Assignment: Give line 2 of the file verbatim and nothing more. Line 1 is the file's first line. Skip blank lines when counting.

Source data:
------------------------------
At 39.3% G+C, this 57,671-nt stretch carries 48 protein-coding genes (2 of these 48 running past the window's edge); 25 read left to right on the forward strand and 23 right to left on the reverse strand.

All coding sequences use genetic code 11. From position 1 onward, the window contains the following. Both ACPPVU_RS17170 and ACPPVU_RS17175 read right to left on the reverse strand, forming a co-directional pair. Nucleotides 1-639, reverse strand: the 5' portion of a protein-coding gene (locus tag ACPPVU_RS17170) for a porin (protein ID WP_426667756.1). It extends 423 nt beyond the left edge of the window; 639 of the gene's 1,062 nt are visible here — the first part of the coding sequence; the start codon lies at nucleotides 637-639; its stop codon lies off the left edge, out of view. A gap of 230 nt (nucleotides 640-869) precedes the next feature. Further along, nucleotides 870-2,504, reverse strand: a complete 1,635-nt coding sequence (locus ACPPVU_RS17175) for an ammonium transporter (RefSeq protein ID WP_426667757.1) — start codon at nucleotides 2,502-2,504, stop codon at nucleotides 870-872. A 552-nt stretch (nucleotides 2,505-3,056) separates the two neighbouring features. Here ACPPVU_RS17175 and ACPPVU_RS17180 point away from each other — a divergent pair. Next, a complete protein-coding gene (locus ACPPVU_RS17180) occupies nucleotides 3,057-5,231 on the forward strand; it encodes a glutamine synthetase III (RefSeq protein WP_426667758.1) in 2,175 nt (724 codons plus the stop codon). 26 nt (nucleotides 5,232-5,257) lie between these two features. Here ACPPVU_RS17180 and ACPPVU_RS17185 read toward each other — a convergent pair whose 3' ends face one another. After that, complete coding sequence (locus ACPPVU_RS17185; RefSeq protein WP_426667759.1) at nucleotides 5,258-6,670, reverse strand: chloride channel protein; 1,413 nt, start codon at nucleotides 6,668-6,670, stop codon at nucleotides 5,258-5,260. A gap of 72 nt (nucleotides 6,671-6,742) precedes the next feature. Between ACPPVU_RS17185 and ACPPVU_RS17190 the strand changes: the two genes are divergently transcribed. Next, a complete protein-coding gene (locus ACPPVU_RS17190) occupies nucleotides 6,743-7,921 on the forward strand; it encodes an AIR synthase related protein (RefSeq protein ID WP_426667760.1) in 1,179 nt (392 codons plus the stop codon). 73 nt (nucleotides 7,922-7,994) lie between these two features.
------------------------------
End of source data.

All coding sequences use genetic code 11. From position 1 onward, the window contains the following. Both ACPPVU_RS17170 and ACPPVU_RS17175 read right to left on the reverse strand, forming a co-directional pair. Nucleotides 1-639, reverse strand: the 5' portion of a protein-coding gene (locus tag ACPPVU_RS17170) for a porin (protein ID WP_426667756.1). It extends 423 nt beyond the left edge of the window; 639 of the gene's 1,062 nt are visible here — the first part of the coding sequence; the start codon lies at nucleotides 637-639; its stop codon lies off the left edge, out of view. A gap of 230 nt (nucleotides 640-869) precedes the next feature. Further along, nucleotides 870-2,504, reverse strand: a complete 1,635-nt coding sequence (locus ACPPVU_RS17175) for an ammonium transporter (RefSeq protein ID WP_426667757.1) — start codon at nucleotides 2,502-2,504, stop codon at nucleotides 870-872. A 552-nt stretch (nucleotides 2,505-3,056) separates the two neighbouring features. Here ACPPVU_RS17175 and ACPPVU_RS17180 point away from each other — a divergent pair. Next, a complete protein-coding gene (locus ACPPVU_RS17180) occupies nucleotides 3,057-5,231 on the forward strand; it encodes a glutamine synthetase III (RefSeq protein WP_426667758.1) in 2,175 nt (724 codons plus the stop codon). 26 nt (nucleotides 5,232-5,257) lie between these two features. Here ACPPVU_RS17180 and ACPPVU_RS17185 read toward each other — a convergent pair whose 3' ends face one another. After that, complete coding sequence (locus ACPPVU_RS17185; RefSeq protein WP_426667759.1) at nucleotides 5,258-6,670, reverse strand: chloride channel protein; 1,413 nt, start codon at nucleotides 6,668-6,670, stop codon at nucleotides 5,258-5,260. A gap of 72 nt (nucleotides 6,671-6,742) precedes the next feature. Between ACPPVU_RS17185 and ACPPVU_RS17190 the strand changes: the two genes are divergently transcribed. Next, a complete protein-coding gene (locus ACPPVU_RS17190) occupies nucleotides 6,743-7,921 on the forward strand; it encodes an AIR synthase related protein (RefSeq protein ID WP_426667760.1) in 1,179 nt (392 codons plus the stop codon). 73 nt (nucleotides 7,922-7,994) lie between these two features.